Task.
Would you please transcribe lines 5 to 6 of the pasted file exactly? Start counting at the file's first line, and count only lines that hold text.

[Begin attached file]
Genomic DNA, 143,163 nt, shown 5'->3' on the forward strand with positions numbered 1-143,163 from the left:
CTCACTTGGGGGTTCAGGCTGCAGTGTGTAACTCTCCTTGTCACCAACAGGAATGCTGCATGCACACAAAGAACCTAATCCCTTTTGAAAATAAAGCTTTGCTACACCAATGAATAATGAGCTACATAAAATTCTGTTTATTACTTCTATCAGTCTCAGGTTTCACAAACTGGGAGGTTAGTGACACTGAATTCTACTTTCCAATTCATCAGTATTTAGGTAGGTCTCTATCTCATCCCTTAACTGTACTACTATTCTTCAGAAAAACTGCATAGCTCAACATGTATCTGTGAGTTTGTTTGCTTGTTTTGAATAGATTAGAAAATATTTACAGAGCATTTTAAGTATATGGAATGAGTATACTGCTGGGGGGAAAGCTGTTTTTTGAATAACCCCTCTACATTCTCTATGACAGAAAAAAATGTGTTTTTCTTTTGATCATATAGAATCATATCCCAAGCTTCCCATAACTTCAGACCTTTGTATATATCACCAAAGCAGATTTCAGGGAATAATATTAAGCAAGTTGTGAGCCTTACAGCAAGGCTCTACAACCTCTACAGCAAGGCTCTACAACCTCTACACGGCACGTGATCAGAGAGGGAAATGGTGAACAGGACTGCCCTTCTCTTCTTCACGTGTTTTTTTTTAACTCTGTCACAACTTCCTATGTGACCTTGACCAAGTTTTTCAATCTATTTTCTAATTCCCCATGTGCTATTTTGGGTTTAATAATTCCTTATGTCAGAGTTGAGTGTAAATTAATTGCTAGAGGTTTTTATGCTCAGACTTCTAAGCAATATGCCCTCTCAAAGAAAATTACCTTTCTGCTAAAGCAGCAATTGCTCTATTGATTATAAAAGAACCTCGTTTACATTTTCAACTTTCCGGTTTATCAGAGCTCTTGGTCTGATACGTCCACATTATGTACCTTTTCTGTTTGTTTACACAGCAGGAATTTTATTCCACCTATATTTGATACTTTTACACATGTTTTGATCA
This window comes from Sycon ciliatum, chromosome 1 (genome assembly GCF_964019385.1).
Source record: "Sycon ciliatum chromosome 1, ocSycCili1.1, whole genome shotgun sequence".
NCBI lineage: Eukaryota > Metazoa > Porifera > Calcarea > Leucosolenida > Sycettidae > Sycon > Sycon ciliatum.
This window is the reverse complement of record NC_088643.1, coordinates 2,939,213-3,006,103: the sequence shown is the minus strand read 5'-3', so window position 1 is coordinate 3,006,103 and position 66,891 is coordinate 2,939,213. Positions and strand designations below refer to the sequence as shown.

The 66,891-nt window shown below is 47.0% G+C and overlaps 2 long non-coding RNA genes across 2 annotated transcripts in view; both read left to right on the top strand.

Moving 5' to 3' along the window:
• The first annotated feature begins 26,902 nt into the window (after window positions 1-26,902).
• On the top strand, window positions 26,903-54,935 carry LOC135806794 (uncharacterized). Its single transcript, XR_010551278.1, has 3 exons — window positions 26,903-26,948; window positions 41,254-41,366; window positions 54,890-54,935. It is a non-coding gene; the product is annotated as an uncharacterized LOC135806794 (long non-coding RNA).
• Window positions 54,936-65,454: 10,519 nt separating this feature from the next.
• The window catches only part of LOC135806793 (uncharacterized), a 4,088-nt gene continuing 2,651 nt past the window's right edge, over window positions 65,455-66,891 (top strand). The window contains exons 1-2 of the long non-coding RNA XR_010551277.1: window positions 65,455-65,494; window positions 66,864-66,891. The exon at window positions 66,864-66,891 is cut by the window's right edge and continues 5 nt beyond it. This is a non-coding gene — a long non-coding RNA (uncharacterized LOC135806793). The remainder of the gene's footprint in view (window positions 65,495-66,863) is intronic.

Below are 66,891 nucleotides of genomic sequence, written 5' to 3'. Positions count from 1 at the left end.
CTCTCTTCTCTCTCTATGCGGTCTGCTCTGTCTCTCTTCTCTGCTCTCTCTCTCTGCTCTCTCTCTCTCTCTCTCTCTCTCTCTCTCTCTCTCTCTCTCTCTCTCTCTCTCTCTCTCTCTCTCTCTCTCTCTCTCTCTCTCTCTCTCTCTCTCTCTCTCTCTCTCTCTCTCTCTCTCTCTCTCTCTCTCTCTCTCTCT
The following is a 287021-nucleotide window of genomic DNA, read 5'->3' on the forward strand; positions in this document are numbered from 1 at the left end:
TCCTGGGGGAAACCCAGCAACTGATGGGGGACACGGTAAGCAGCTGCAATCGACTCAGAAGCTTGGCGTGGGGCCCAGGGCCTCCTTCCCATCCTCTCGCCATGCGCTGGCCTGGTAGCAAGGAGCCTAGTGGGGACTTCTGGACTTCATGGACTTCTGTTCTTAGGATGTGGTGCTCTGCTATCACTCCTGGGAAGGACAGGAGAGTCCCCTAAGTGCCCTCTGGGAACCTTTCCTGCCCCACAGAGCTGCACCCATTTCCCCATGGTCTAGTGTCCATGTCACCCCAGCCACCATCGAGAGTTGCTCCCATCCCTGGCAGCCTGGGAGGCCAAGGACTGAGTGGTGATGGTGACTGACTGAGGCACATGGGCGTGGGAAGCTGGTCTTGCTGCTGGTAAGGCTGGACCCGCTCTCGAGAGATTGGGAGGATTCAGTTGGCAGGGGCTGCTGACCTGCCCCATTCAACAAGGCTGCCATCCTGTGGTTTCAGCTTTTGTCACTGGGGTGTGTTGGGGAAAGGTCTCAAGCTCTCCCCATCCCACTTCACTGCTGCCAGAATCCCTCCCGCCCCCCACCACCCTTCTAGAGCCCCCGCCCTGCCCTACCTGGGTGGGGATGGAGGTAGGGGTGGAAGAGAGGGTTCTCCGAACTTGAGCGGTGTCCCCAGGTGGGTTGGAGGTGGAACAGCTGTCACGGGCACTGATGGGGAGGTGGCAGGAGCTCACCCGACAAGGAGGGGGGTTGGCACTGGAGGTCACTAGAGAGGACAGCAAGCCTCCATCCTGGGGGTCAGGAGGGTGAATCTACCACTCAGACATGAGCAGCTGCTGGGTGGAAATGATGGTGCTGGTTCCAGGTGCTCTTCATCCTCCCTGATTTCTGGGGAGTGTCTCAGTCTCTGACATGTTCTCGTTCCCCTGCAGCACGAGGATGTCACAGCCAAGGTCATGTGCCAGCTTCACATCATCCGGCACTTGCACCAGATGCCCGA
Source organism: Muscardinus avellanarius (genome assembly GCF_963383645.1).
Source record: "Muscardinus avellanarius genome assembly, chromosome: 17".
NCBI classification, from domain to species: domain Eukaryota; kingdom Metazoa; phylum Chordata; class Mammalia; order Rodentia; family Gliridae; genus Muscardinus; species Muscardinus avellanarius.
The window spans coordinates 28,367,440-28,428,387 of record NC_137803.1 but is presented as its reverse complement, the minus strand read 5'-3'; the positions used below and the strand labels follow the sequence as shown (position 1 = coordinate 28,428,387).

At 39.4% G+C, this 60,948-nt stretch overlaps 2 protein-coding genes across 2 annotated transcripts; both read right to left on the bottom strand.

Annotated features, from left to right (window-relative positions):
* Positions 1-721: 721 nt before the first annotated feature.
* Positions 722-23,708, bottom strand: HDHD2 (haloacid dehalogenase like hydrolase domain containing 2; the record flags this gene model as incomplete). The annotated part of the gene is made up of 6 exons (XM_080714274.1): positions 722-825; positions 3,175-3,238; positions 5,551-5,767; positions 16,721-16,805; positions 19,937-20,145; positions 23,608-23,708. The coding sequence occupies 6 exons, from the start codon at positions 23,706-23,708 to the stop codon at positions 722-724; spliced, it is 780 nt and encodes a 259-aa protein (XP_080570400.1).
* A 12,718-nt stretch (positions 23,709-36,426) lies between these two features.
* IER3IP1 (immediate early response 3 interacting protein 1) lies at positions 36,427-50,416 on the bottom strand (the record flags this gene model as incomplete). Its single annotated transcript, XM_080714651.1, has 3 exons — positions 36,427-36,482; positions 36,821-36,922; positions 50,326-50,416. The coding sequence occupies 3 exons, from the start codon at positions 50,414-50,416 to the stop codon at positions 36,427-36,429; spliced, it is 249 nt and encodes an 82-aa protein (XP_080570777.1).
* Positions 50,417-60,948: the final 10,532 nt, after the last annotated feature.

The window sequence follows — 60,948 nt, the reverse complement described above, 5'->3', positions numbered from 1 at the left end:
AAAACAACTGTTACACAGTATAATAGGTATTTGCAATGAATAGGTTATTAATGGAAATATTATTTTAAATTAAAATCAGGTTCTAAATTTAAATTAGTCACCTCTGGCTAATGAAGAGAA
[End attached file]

NCBI lineage: Eukaryota > Metazoa > Porifera > Calcarea > Leucosolenida > Sycettidae > Sycon > Sycon ciliatum.
This window is the reverse complement of record NC_088643.1, coordinates 2,939,213-3,006,103: the sequence shown is the minus strand read 5'-3', so window position 1 is coordinate 3,006,103 and position 66,891 is coordinate 2,939,213. Positions and strand designations below refer to the sequence as shown.